Times Square

 Sketch of Times Square by Max Neuhaus

Max Neuhaus' 'Times Square'

 Alicia Zuckerman

"The important idea about this kind of work of mine is that it's not music," says American sound artist Max Neuhaus, standing atop a grate covering his latest installation at a Times Square pedestrian island in New York City. Hearing the mellifluous drone floating upward in a ghostly chime-like ambience from an enclosed underground vault, that it's "not music" seems a bit counterintuitive, so he explains: "It doesn't exist in time. I've taken sound out of time and made it into an entity."

'Times Square,' as the piece is simply titled, runs 24 hours a day, seven days week, so theoretically it doesn't begin or end. He describes it as a "place work," meaning that its origin, in fact its reason for being, stems entirely from where it is. "Place is what I make the work out of. I work by ear in the place itself," he says, describing his creative process.

'Times Square' first went up in 1977 and ran virtually continuously until 1992, when Neuhaus left New York for Europe, where he does most of his work these days (he lives in Italy). The piece was powered electronically and required monitoring to make sure it was running properly. When he couldn't be there to monitor it himself anymore, he decided it had run its course.

But it was remembered, and, it seems, missed. In an act of cooperation among the Times Square Business Improvement District, Metropolitan Transit Authority, and New York's Dia Center for the Arts, spearheaded by art gallery owner Christine Burgin, the piece reemerged on May 22. This time the plan is to keep it running, producing decades, perhaps centuries of subterranean sound in Times Square. A built-in digital monitoring system designed by the audio company that also handles Carnegie Hall, calls in once a day to play its sound, indicating that either all is well or that something needs to be fixed.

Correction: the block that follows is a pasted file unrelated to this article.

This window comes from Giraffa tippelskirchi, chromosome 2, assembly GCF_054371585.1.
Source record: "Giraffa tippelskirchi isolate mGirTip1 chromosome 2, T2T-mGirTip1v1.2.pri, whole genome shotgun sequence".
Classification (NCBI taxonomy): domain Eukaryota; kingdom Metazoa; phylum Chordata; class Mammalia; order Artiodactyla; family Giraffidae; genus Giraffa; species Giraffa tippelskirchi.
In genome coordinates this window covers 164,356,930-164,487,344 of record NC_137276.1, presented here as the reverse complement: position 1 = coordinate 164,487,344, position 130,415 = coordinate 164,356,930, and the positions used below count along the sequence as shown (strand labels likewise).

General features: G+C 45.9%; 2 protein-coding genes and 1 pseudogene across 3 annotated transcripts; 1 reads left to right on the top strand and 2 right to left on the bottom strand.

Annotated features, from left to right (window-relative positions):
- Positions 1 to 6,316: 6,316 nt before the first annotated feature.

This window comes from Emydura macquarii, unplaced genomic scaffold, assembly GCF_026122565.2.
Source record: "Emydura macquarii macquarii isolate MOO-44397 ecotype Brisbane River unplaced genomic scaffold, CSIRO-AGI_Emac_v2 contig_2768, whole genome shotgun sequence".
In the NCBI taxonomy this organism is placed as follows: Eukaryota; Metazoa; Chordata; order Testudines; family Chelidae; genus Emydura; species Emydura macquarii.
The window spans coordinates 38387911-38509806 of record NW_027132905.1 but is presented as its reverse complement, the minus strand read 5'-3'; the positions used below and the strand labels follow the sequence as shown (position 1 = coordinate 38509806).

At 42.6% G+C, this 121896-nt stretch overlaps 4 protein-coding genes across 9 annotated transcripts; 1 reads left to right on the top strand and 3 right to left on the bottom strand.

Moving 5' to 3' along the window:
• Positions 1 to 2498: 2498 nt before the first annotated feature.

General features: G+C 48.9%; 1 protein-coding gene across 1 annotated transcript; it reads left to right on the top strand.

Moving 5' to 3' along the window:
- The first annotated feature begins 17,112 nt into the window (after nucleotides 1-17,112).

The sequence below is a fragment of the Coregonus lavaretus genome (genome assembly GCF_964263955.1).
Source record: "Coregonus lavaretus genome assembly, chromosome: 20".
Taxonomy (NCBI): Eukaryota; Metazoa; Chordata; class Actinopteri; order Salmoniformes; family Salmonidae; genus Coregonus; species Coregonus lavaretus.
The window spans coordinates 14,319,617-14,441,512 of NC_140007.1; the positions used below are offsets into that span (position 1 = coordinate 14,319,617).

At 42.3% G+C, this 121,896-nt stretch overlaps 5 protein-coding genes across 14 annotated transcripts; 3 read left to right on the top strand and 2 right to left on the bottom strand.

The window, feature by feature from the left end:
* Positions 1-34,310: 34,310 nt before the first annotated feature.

Neuhaus embraces the serendipity-factor. "I never do a piece where I'm not sure that 50 percent of the people who come across it will walk right through it without hearing it," says a ruddy-faced Neuhaus, donning a black felt hat with a gray-and-white feather tucked in the side. "And that means it's available but without imposition, that people find it when they're ready to find it, and by making it anonymous, it means that they claim it as their own -- as they should."

It's why, he says, he chose Times Square: "It is the epitome of the public place." (Roughly 30 million tourists pass through each year.)

This desire to create sound for the general population, to take it out of the confines of the concert hall, is what drove him to leave music. As a teenager his goal was to be the "best drummer in the world." By his 20's he was a virtuoso solo percussionist with a busy touring career, but by the time was 30, he'd traded the title "musician" for "artist," and now in his 60's, says, "I feel like a kind of blue collar migrant worker. Artists are really high class lettuce pickers."

(In another act of proletarian art, during the late 1980s, he managed to implement new siren sounds in a number of Oakland, California police cars. Logically, sounds varied based on the level of emergency. The New York City Police Department showed some interest, and Neuhaus patented it -- "the first sound ever patented," he says -- but it never went any further.)

'Times Square' is currently Neuhaus' only U.S.-based installation, but another is in the works. Unlike his "place works," this will be a "moment work," -- one which shakes up the concept of ringing church bells. Instead of sound appearing on the hour, it will disappear. The idea is that the sound will arrive so gradually, that it will go unnoticed; it will then disappear abruptly, strikingly. He hopes to do this first at the Cathedral of St. John the Divine (the massive unfinished New York City Episcopal church, another prime tourist destination) and continue to implement it in the surrounding neighborhoods.

"People think seeing is everything. They say, 'Seeing is believing,' but in fact the eye and ear are in constant dialogue," says Neuhaus. "Sound is the other half of life."

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